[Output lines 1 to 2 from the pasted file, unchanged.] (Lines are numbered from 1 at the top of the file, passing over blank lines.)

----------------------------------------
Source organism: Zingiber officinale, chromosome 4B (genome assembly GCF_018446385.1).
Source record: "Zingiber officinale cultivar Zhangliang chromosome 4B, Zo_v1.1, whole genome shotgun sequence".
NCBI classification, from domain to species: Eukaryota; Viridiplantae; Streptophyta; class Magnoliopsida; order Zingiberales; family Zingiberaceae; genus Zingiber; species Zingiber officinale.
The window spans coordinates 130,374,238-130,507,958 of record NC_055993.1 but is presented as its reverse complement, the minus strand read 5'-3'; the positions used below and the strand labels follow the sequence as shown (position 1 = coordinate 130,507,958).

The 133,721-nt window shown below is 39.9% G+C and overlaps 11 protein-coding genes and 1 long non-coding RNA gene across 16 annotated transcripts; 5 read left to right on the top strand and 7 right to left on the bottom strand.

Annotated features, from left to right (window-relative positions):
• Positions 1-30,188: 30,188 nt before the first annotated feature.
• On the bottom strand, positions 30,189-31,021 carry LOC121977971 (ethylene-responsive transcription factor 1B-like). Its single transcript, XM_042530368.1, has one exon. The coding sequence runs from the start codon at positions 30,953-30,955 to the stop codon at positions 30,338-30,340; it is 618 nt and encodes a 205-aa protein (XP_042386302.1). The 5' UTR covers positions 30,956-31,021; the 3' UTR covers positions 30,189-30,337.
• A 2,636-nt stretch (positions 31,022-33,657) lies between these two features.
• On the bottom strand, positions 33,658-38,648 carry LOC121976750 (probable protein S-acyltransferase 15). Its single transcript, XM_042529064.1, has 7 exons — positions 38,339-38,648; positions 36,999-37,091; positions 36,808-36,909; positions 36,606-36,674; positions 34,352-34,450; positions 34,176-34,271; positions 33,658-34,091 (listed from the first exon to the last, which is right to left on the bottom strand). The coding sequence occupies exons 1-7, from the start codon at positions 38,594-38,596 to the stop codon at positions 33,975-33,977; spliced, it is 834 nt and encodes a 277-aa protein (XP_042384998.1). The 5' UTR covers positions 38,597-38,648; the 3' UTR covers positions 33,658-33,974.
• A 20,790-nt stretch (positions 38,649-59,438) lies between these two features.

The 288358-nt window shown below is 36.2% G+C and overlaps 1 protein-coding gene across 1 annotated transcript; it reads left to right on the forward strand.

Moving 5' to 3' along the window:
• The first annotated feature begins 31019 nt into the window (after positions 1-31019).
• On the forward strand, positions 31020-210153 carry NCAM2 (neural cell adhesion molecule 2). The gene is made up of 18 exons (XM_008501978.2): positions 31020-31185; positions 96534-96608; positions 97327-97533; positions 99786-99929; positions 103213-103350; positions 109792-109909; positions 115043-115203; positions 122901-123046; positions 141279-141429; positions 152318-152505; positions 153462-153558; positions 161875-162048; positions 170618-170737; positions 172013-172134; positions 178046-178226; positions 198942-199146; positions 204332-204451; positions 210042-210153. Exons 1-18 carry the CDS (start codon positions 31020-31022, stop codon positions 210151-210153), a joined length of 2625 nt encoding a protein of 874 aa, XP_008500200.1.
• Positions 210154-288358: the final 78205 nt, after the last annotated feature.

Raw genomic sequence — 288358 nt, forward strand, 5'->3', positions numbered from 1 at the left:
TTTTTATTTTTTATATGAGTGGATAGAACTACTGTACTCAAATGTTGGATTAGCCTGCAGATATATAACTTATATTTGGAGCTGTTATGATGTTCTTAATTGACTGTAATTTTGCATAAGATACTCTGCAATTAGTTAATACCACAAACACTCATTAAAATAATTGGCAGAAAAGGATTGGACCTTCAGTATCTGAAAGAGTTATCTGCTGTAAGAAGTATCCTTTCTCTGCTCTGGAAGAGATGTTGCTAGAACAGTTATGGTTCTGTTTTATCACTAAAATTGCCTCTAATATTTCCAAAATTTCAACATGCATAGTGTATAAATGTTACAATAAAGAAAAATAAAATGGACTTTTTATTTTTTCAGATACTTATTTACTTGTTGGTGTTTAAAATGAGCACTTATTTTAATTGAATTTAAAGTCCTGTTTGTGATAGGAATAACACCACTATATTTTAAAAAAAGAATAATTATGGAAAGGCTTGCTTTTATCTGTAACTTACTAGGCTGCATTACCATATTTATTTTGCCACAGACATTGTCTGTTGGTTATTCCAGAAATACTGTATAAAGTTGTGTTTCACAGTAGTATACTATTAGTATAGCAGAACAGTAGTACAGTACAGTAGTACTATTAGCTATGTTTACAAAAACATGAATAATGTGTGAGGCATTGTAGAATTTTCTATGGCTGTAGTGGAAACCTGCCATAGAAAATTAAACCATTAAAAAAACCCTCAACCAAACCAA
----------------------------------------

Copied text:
Source organism: Zingiber officinale, chromosome 4B (genome assembly GCF_018446385.1).
Source record: "Zingiber officinale cultivar Zhangliang chromosome 4B, Zo_v1.1, whole genome shotgun sequence".